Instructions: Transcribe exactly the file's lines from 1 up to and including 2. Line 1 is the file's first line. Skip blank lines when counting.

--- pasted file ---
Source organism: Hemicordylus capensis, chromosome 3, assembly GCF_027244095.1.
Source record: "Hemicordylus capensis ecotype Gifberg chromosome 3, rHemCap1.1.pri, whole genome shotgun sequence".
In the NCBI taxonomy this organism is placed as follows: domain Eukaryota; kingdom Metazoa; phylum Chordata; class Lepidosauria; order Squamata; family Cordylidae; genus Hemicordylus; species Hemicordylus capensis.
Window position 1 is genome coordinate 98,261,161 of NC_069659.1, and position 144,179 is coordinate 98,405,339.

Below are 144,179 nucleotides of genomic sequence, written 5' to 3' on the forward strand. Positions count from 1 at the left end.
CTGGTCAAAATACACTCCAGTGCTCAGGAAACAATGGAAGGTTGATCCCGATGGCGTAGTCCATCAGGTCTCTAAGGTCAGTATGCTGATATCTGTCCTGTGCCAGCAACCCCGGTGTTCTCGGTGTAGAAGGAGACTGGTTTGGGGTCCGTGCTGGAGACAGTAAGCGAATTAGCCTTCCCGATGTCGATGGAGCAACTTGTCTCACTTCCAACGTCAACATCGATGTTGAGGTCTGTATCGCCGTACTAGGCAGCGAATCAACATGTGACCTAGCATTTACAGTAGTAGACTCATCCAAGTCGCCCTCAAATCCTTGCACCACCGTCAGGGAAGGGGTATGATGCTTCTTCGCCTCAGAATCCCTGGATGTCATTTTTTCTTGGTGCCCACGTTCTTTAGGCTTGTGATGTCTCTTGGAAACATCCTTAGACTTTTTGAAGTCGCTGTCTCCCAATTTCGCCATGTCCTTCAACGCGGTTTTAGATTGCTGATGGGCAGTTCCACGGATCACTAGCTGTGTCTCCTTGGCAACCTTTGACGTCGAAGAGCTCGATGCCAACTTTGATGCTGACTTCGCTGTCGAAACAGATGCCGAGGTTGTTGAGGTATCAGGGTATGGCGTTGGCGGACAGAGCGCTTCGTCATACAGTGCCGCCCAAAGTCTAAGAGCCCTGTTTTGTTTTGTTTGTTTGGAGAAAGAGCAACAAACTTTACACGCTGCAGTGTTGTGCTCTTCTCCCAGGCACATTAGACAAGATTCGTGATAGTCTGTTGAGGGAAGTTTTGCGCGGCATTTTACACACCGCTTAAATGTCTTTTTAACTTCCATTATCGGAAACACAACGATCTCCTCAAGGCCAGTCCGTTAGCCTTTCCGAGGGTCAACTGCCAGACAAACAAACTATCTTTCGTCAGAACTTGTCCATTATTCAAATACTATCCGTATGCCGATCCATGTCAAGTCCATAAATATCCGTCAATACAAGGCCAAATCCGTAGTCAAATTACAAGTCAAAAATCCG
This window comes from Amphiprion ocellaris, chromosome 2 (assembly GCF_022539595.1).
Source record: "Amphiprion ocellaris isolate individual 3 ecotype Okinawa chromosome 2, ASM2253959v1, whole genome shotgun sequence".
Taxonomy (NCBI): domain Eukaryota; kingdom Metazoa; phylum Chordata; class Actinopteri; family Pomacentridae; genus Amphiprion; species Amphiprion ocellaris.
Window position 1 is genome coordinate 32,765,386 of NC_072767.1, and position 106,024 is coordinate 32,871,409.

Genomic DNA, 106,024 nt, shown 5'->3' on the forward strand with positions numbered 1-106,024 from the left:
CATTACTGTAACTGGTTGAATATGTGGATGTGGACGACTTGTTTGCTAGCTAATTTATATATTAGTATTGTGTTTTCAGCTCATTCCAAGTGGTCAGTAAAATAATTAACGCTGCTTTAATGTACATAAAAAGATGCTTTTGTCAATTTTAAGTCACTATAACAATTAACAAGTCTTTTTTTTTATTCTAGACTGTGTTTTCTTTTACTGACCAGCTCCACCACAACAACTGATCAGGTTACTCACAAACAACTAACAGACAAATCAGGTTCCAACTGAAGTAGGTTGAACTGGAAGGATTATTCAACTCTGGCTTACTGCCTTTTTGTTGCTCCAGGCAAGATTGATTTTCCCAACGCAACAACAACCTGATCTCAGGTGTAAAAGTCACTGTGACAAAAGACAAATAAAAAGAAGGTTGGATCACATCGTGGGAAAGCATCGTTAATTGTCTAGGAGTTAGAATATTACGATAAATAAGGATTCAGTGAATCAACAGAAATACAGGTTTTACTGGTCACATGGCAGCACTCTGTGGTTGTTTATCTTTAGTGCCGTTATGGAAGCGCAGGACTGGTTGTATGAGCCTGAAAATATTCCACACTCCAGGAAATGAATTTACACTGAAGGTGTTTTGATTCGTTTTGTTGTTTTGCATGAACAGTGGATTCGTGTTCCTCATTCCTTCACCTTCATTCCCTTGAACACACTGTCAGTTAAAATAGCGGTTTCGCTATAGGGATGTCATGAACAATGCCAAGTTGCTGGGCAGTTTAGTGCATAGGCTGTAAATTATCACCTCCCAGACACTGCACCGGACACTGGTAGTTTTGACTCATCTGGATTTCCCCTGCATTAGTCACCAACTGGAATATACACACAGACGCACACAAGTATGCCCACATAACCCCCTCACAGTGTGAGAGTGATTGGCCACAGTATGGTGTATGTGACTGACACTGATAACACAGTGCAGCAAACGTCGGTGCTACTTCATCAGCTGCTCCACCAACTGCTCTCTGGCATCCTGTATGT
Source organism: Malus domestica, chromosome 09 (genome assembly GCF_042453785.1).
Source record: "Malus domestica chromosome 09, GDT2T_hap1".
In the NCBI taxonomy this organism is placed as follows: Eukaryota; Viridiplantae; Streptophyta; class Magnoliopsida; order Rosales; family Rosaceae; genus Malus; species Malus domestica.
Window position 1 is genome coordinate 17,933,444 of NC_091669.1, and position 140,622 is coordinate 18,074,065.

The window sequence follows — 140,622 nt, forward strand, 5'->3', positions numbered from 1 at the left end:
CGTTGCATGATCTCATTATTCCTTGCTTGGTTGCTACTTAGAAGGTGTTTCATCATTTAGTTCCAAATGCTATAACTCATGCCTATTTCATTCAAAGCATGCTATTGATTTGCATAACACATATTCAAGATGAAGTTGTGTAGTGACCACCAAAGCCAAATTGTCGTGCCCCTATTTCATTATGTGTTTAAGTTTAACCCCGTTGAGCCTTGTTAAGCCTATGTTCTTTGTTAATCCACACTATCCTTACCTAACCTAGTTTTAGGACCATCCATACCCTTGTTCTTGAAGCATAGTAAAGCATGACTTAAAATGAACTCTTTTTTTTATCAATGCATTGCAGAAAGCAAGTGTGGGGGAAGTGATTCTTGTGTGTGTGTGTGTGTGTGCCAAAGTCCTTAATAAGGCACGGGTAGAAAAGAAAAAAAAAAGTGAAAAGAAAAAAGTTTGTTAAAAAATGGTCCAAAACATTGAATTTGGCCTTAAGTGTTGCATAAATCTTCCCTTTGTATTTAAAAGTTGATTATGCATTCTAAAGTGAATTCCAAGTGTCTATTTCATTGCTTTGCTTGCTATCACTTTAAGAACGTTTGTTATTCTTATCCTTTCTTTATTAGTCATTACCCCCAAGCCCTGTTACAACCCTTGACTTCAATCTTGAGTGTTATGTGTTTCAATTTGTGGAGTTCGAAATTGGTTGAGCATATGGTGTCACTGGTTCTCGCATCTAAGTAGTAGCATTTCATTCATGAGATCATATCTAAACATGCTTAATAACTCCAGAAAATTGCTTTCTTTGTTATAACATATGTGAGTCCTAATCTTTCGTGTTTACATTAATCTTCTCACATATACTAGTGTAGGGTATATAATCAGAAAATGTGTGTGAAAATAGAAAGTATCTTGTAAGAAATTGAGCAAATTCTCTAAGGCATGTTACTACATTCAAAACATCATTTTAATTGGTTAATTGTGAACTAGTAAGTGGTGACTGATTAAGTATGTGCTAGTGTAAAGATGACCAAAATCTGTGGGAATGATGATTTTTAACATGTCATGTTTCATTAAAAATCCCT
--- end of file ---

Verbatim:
Source organism: Hemicordylus capensis, chromosome 3, assembly GCF_027244095.1.
Source record: "Hemicordylus capensis ecotype Gifberg chromosome 3, rHemCap1.1.pri, whole genome shotgun sequence".